EU agriculture ministers will meet on Monday (12 June) in Luxembourg to decide if talks can continue on the much-debated reform of the EU organic farming regulation.

Adopted by the European Commission in March 2014, the reform proposals aim to remove obstacles to organic production by introducing certificates to cut operators’ costs, to avoid fraud and to regain consumer confidence by restricting organic products containing forbidden substances. They also aim to reflect the greatly increased size of today’s organic farming market.

On 29 May, the EU Maltese Presidency, that winds up on 30 June, asked the 27 EU member states to agree a new mandate and support a new compromise text – but 18 countries disagreed. This meant that the planned 31 May trialogue discussion – a behind-closed-doors meeting between the European Parliament, Council of ministers and Commission – could not go ahead.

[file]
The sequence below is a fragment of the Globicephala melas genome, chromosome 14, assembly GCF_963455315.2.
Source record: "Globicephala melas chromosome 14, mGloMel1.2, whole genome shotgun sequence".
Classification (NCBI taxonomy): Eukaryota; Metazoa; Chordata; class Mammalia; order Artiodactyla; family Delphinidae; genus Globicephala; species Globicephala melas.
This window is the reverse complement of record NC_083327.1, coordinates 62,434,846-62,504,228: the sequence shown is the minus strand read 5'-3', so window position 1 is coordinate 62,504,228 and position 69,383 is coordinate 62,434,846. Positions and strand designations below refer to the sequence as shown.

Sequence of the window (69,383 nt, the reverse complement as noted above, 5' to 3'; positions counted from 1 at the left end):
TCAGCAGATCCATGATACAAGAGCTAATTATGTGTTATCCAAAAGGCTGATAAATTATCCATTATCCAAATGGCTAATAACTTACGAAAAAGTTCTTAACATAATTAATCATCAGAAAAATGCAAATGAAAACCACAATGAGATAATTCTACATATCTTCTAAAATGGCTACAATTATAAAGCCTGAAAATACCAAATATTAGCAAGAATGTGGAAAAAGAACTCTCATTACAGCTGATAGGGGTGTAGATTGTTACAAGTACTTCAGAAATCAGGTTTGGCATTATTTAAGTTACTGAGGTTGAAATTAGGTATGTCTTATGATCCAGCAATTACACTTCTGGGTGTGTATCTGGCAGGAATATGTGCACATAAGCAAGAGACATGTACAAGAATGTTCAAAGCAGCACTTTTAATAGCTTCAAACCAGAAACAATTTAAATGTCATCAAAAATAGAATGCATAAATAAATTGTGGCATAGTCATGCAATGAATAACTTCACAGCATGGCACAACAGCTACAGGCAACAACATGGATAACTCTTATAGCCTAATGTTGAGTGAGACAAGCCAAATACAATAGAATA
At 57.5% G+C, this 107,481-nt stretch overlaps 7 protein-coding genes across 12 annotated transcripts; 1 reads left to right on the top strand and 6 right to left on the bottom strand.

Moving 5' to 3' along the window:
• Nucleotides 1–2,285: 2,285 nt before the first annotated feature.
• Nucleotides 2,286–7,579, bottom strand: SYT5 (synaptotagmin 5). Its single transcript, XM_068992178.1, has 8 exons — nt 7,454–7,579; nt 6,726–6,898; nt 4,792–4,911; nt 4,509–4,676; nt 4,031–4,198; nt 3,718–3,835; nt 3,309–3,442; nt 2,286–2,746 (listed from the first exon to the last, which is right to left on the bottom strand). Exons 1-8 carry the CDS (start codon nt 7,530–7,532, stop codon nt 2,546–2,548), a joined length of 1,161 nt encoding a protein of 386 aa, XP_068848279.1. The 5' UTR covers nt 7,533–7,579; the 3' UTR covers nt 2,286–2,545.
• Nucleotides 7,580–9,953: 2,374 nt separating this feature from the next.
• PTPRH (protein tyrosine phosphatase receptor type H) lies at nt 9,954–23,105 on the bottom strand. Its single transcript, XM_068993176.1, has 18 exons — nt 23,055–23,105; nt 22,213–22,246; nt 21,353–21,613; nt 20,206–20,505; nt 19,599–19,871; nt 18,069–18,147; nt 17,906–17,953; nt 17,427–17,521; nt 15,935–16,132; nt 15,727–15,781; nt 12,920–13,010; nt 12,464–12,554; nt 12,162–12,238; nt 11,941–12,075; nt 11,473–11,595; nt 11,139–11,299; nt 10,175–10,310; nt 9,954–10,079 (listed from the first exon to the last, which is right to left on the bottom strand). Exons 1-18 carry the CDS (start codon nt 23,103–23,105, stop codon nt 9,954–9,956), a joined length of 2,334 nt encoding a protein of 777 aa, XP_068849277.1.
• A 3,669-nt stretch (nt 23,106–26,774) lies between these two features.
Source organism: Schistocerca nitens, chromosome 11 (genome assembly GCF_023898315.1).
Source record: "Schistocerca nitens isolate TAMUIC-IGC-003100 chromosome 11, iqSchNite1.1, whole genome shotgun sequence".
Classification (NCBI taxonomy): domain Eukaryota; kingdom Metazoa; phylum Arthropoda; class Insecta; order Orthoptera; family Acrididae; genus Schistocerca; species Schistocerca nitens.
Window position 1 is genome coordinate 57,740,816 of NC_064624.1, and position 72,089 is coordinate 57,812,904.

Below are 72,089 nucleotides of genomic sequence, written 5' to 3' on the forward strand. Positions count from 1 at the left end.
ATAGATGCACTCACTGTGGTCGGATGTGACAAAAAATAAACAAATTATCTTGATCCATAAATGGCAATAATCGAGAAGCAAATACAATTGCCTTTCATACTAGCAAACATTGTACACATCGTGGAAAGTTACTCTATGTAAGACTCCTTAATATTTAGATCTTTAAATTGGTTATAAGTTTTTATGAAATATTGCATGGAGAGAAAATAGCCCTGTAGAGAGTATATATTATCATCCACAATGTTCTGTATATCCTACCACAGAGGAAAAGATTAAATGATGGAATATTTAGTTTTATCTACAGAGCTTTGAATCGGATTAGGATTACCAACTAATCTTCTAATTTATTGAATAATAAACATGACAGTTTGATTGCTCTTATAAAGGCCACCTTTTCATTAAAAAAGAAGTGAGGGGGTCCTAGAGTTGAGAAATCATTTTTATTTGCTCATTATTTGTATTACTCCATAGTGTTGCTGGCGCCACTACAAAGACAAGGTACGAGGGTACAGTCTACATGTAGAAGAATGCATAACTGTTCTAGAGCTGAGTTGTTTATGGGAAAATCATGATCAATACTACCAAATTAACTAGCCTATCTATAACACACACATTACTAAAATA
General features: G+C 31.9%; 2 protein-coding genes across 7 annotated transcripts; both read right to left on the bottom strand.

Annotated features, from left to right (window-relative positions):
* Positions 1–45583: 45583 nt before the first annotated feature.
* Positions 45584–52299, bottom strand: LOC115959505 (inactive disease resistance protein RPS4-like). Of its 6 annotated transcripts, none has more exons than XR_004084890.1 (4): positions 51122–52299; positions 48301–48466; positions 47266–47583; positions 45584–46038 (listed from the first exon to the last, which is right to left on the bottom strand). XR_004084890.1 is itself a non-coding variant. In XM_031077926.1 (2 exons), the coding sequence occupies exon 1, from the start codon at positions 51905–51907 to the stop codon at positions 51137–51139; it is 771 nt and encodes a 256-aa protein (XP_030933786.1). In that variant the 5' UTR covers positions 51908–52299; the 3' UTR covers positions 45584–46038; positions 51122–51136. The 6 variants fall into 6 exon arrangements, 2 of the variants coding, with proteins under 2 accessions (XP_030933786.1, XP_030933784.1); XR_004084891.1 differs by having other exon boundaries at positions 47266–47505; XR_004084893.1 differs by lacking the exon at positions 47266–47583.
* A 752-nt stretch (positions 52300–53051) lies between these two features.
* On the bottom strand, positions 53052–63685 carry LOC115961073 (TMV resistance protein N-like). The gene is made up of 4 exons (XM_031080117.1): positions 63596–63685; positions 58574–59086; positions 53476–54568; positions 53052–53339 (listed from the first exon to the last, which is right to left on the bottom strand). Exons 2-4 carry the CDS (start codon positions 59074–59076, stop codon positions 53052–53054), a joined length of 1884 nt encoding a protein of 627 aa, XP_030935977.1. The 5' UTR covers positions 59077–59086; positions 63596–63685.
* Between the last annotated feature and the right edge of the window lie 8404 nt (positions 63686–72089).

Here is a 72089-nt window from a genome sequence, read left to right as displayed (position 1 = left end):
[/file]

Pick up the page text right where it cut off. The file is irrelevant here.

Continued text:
German Green MEP Martin Häusling, responsible for steering the legislation through Parliament, said a quick agreement must be reached. “Considerable progress has been made on imports of organic food from third countries, pesticide residues and controls. The organisations in the sector should be aware that a great chance to overcome the weaknesses of the current regulation could be missed.”

Green food safety spokesperson Bart Staes agreed a deal was “vital for the development of the sector”.

However, certifiers, lobbying rganic and Fair Trade movements joined in a press statement saying the reform “will not lead to the overall development of the organic legislative framework and does not meet the initial objectives of the revision process”.